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What Is a Slit Trench Latrine and How to Make One

If you ever get lost deep in the woods and nature is calling, you may need to know how to dig a slit trench latrine. This type of latrine is not particularly wide or deep, which makes it handy for situations where you don’t have a lot of room.

Keep reading to learn more about how to create and use this variety of latrine.

Slit Trench Latrine

What Is a Slit Trench Latrine?

A slit trench latrine is a narrow latrine created for outdoor use, mainly in emergency or makeshift situations.

The slit trench is similar in its shape and size to another variety of latrine, the shallow trench latrine.

While it used to be relied on in the military as one of the more common latrine varieties, it’s no longer a latrine type that’s typically used.

How to Make One

There aren’t very many steps for creating a slit trench latrine, so making one isn’t an exceptionally difficult task.

The first step is deciding on a safe spot to start digging. Importantly, you should be sure to find a location that’s greater than 100 yards away from all water sources so that contamination isn’t a possibility.

Digging a Slit Trench

To begin digging your latrine, use any digging implement you can find. A shovel or trowel is probably ideal, but you can really use anything that will break the ground effectively.

Finally, make a rectangular shape in the ground no deeper than six inches. Once you’ve finished digging according to these dimensions, your slit trench is ready to go!

How to Use One

Just like most natural latrines, you can squat or straddle the trench with each of your legs to effectively use the slit trench.

If this position isn’t as doable or comfortable for you, you can also try leaning against a supporting material like a branch, a log or a plank. Just situate the support perpendicular to your body and make sure that it’s sturdy enough to support some of your body weight.

When to Make a Slit Trench

Historically used during combat for soldiers, the slit trench latrine was typically four feet long, two feet deep, and one foot wide.

However, there are some survival situations in which it may be helpful for you to build a slit trench in a slightly smaller form.

Survival Situation

Generally speaking, this type of latrine may be useful for you if you’re in the woods and need somewhere with a small surface area to defecate.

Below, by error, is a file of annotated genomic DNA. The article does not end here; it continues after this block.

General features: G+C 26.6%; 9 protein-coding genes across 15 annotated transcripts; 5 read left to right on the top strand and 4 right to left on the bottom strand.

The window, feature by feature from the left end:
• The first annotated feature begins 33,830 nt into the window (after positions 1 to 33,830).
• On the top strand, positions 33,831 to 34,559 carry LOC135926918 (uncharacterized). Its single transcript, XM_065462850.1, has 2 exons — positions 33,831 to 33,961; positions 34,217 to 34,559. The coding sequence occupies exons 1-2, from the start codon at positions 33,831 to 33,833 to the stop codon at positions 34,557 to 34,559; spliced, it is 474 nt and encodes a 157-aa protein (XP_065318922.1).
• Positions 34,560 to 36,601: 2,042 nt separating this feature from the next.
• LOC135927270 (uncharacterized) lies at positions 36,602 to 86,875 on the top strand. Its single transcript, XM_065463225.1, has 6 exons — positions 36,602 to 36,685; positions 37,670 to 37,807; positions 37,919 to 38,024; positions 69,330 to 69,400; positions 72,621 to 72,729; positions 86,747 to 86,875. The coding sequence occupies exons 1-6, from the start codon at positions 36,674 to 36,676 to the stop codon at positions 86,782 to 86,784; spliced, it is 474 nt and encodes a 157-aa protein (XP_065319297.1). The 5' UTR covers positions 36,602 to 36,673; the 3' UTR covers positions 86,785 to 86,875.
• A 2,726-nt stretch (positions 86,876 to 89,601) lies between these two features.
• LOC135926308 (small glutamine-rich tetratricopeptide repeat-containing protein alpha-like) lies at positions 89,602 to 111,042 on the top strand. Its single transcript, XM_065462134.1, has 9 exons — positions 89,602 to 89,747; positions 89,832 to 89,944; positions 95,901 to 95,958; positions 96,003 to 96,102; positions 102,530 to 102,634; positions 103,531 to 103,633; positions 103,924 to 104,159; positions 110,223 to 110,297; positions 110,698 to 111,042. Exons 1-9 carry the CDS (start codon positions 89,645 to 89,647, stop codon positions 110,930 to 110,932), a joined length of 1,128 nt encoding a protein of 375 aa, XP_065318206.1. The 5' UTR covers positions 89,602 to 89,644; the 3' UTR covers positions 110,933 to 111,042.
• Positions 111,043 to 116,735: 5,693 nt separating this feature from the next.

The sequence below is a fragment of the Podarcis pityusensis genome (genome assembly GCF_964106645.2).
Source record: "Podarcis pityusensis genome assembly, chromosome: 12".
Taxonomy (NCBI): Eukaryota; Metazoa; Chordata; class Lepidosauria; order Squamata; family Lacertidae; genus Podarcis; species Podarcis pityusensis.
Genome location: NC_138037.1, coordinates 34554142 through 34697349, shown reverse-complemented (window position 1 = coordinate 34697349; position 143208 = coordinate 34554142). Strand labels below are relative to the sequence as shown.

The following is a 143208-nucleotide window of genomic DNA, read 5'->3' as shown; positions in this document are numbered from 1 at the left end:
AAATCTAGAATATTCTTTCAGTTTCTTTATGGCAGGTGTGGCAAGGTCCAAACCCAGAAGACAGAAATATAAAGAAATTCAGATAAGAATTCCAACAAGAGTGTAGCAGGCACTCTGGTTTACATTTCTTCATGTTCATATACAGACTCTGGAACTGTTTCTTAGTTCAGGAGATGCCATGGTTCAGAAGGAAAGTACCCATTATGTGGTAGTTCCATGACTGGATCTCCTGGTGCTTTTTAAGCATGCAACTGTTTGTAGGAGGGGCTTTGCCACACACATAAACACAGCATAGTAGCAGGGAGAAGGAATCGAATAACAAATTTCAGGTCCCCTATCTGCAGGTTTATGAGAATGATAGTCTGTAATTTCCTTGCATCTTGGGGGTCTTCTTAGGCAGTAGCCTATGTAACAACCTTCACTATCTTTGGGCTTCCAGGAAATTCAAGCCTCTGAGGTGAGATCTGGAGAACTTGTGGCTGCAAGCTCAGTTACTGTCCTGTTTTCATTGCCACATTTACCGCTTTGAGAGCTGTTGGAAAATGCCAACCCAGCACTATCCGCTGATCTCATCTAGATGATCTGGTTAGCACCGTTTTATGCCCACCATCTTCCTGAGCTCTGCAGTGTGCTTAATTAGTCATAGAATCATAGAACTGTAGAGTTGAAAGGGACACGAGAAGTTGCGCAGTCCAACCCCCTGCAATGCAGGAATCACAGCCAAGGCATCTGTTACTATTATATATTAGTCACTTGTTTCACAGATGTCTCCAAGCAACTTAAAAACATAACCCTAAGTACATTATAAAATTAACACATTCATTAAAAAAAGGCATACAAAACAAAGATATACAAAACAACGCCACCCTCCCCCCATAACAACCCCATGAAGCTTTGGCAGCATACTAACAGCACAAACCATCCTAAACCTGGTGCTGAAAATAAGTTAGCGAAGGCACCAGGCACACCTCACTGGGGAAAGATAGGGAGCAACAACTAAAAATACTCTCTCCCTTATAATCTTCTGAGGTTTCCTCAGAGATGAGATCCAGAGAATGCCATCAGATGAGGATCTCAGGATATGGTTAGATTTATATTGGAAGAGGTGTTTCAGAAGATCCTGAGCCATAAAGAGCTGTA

Specifically, it’s a good choice compared to other portable or natural latrine options if you don’t have a lot of space to dig a wide hole.

Dos and Don’ts

There are a few things to keep in mind when digging and using a slit trench latrine. Being mindful of these factors will ensure that you keep yourself safe and that you keep other people and wildlife who might encounter the trench safe as well.


  • Cover up your trench with loose soil after using it. Doing this will reduce the smell and may also decrease the chances of attracting bugs or of spreading disease to animals that could come into contact with the trench.
  • Dig it at least 100 yards away from any nearby water sources. As previously mentioned, creating your trench too close to a water supply introduces the possibility of contamination. This could make you and many other organisms sick from drinking that water!
Covering a Dirt Hole


  • Make the trench deeper than six inches. For the purposes that you need it, digging the latrine any deeper than that is unnecessary and could impact the soil negatively.
  • Dig the trench so wide that you can’t straddle it. This will make it impossible to use!
  • Place any materials in the latrine that might be harmful to the soil or other aspects of the environment. It’s best to stick to the latrine’s intended purpose so that it doesn’t cause more damage to the surrounding area than is absolutely necessary.

Learning How to Use the Slit Trench

Now that you know all the key information about how and when to use a slit trench latrine, you have the skills to be able to dig one in any emergency situation.

Want to find out more about other forms of hygiene and sanitation while out in the wilderness? Check out our Hygiene Sanitation page for more resources!